The US has issued a global travel alert which will stay in place until February, warning its citizens to exercise "vigilance" when in public places or using transportation, following increased threats from militant groups around the world.
The State Department issued an alert saying current information suggests that militants with the Islamic State (IS), al-Qaida, Boko Haram and other groups continue to plan attacks in multiple regions. In the days after the November 13 shooting and bombing attacks in Paris, IS made threats to launch attacks on both Washington and New York.
Terrorists killed 130 people and injured a further 350 in coordinated bombing and shooting attacks on the French capital.
The US has issued a global travel alert to its citizens, as Brussels, seen above, announced it would remain at the highest alert level for at least another week
US authorities said the likelihood of such attacks will continue as members of IS return from Syria and Iraq, and other individuals not affiliated with terror groups engage in violence on their own. The alert will stay in effect until February 24.
"US citizens should exercise vigilance when in public places or using transportation," said the State Department alert released Monday.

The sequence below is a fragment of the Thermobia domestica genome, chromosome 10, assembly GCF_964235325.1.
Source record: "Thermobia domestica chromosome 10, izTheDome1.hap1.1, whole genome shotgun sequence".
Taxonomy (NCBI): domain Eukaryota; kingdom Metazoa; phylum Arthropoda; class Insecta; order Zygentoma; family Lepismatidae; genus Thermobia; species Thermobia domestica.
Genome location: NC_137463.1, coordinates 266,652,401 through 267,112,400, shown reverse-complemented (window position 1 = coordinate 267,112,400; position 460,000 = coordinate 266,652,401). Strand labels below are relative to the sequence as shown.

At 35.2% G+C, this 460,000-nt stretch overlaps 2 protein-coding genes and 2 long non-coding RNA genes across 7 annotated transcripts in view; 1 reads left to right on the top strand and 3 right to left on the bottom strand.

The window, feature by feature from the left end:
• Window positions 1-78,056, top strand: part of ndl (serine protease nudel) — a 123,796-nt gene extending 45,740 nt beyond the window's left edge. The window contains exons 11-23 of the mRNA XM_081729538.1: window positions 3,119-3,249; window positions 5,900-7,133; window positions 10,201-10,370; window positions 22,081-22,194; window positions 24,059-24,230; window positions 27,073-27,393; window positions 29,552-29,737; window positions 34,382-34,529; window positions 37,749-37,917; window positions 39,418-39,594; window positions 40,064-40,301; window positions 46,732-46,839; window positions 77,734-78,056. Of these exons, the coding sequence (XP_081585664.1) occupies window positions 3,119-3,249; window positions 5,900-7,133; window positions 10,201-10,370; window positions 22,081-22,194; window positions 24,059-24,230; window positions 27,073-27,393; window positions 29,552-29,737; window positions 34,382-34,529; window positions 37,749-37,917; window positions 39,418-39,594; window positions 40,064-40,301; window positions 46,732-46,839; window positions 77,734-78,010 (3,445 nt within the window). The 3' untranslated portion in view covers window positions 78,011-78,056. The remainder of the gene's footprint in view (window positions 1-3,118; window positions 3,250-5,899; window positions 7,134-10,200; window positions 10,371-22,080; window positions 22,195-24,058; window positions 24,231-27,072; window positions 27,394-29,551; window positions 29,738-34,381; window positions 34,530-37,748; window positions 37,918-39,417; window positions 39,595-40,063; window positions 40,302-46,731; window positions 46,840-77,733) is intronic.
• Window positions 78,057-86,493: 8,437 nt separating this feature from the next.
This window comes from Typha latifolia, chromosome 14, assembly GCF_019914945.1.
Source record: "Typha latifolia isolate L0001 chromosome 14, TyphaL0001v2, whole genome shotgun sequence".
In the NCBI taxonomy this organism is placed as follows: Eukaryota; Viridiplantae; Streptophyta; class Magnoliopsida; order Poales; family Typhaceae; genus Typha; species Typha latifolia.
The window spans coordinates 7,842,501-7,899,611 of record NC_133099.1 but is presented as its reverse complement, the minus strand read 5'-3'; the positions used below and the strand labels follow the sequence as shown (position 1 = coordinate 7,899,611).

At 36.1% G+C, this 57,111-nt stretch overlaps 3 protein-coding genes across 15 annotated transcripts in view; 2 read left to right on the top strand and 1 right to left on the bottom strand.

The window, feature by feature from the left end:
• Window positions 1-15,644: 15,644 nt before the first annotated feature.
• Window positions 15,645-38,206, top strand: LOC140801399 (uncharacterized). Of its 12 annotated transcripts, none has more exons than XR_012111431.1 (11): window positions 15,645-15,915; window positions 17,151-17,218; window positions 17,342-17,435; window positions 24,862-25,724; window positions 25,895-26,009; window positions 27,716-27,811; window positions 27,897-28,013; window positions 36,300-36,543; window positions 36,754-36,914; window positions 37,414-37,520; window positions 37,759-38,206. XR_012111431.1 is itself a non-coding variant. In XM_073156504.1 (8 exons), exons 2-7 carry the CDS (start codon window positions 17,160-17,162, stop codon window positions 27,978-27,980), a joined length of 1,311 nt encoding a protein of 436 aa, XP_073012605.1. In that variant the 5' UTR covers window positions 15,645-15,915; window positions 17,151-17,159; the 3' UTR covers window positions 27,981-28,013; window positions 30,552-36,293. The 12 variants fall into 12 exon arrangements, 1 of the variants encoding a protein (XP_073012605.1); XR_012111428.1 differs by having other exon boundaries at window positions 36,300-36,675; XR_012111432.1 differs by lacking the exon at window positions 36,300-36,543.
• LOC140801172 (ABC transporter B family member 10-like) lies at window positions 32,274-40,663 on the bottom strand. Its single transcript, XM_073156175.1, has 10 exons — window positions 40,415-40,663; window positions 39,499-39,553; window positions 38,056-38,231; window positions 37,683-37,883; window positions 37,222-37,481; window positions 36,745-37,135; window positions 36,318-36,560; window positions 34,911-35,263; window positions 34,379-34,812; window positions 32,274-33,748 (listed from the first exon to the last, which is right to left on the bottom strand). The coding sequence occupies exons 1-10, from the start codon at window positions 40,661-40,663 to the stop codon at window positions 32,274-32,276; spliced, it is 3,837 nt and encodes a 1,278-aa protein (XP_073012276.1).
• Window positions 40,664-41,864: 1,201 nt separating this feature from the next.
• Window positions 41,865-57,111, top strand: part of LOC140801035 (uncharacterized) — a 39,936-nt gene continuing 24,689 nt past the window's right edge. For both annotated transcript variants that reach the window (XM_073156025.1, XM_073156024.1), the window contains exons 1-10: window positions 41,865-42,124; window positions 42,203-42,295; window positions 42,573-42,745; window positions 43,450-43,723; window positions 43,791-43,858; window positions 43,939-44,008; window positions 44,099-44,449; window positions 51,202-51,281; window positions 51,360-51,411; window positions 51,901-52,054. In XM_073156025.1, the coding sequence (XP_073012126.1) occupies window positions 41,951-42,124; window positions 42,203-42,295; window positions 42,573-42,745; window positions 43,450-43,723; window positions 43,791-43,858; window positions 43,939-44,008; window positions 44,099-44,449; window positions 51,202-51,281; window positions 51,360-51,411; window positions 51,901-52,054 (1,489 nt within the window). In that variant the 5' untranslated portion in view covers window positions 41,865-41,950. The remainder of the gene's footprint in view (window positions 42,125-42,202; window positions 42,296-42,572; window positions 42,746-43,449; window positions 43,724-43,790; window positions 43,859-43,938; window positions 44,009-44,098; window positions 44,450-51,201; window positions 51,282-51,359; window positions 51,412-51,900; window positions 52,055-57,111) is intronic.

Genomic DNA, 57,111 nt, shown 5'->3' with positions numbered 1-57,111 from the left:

"Be aware of immediate surroundings and avoid large crowds or crowded places. Exercise particular caution during the holiday season and at holiday festivals or events," it said.
The travel alert was issued the same day that Belgium's prime minister Charles Michel announced that Brussels would remain at the highest alert level for at least another week in the aftermath of the Paris attacks, and as authorities continue to hunt fugitive Salah Abdeslam.
Schools are set to reopen in Brussels on Wednesday as well as parts of the subway system which have been shut in recent days.
Michael said: "We are very alert and call for caution."
On Monday an explosive vest similar to those used in the Paris attacks was discovered in the suburb of Chatillon-Montrouge by a street cleaner. The suicide vest was made up of the same types of explosives used to cause carnage in the French capital earlier this month, a police official said.
Extremists have targeted sporting events, theaters, open markets and aviation targets in recent months.
As well as the Paris attacks, on October 31, IS claimed responsibility for bombing a Russian airliner in Egypt, killing 224 people. On Friday gunmen took 170 hostages at the Radisson Blu hotel in Mali, in a siege that ended with 27 dead. In the past year attacks have also taken place in Nigeria, Denmark, Lebanon, Turkey, and Tunisia, where 30 Britons were killed when gunmen opened fire at a beach resort in July.
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- Mali Attack: 'No More Hostages' After Special Forces Storm Radisson Blu To End Siege, But 27 Confirmed Dead
- Paris Attacks: Watch Terrifying Moment Woman Avoids Murder After Islamic State Gunman's Weapon Misfires